But what Portman is telling us here is that on this one issue, his previous position was driven by a lack of compassion and empathy. Once he looked at the issue through his son's eyes, he realized he was wrong. Shouldn't that lead to some broader soul-searching? Is it just a coincidence that his son is gay, and also gay rights is the one issue on which a lack of empathy was leading him astray? That, it seems to me, would be a pretty remarkable coincidence. The great challenge for a senator isn't to go to Washington and represent the problems of his own family. It's to try to obtain the intellectual and moral perspective necessary to represent the problems of the people who don't have direct access to the corridors of power.Recently Tony Abbott was on TV explaining how his attitude to women had changed because of his daughters (this seems to have been a rather slow change). Likewise his attitude to gays had changed after his sister's recent coming out. This is exactly what Yglesias is writing about in his article.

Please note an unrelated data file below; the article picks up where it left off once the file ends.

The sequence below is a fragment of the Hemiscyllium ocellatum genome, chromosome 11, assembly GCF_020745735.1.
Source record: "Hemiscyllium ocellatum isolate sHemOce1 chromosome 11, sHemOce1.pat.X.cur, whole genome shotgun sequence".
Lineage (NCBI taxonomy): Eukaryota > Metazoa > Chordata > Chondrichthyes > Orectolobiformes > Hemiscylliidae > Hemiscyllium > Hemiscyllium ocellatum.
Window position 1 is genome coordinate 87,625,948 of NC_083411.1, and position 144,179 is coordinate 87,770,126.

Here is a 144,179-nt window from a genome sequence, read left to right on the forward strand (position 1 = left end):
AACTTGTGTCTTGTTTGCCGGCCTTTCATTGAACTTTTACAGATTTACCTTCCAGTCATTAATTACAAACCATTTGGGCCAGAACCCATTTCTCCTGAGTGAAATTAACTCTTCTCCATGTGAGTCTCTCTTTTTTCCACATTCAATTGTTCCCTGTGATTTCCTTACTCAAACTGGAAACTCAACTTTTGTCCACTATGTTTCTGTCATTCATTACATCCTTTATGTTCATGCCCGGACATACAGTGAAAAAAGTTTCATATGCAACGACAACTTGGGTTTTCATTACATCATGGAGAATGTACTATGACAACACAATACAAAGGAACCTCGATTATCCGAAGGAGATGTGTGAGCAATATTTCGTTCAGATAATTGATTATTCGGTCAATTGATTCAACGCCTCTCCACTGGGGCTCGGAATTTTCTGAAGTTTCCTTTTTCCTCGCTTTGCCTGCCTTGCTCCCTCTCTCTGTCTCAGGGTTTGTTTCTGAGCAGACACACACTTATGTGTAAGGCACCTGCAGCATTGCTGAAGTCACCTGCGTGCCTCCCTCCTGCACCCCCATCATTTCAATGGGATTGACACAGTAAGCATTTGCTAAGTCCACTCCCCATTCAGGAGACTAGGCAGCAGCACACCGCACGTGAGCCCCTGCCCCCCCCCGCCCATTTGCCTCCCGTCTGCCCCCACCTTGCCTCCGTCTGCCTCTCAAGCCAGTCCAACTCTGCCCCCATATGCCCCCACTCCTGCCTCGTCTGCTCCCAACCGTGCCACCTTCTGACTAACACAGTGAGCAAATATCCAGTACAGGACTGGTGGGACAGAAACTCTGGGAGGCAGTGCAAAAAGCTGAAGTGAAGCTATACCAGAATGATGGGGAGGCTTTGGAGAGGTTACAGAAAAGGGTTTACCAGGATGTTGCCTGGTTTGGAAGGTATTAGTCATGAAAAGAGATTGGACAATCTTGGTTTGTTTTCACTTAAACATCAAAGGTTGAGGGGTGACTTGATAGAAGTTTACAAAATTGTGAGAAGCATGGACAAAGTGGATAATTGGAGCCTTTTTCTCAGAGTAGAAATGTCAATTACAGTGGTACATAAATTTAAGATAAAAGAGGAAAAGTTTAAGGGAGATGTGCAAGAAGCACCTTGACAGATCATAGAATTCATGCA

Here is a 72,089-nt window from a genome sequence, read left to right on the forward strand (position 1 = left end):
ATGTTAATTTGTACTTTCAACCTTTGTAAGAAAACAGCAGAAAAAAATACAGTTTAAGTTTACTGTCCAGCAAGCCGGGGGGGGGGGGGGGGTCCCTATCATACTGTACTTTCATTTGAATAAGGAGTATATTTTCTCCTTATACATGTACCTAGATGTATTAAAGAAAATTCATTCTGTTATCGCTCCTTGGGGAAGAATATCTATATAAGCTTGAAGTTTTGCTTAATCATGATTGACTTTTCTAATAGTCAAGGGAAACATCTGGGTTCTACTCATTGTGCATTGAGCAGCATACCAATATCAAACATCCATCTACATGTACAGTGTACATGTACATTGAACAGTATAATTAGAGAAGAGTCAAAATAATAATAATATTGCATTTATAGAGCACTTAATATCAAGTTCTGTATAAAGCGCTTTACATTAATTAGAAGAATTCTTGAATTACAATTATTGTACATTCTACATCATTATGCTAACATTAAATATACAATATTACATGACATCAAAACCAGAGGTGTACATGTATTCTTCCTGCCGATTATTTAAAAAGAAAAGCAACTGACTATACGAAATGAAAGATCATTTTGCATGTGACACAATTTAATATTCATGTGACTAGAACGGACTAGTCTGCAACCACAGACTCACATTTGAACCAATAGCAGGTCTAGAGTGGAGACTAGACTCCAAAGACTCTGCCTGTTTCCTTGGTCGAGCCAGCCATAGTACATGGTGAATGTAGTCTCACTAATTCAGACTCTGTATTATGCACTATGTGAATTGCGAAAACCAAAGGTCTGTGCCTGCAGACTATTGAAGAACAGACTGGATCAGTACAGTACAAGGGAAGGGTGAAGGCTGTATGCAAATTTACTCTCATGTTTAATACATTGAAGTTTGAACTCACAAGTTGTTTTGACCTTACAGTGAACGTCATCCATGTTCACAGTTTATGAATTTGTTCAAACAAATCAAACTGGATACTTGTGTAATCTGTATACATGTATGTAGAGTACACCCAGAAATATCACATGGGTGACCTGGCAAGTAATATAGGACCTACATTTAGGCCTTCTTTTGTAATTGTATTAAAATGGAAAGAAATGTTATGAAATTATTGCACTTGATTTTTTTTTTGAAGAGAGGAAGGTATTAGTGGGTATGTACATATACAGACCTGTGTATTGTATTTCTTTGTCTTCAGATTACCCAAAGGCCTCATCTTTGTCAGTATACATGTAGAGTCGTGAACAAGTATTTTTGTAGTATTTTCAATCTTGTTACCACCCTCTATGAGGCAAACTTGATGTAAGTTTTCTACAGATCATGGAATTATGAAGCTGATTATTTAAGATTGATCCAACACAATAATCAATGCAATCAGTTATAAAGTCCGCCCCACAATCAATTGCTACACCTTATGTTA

Senators basically never have poor kids. That's something members of Congress should think about. Especially members of Congress who know personally that realizing an issue affects their own children changes their thinking.
Monday, 18 March 2013
Politics of Narcissism
Matthew Yglesias in Rob Portman and the Politics of Narcissism notes that Senator Rob Portman of Ohio has changed his mind on gay marriage after learning that his son is gay.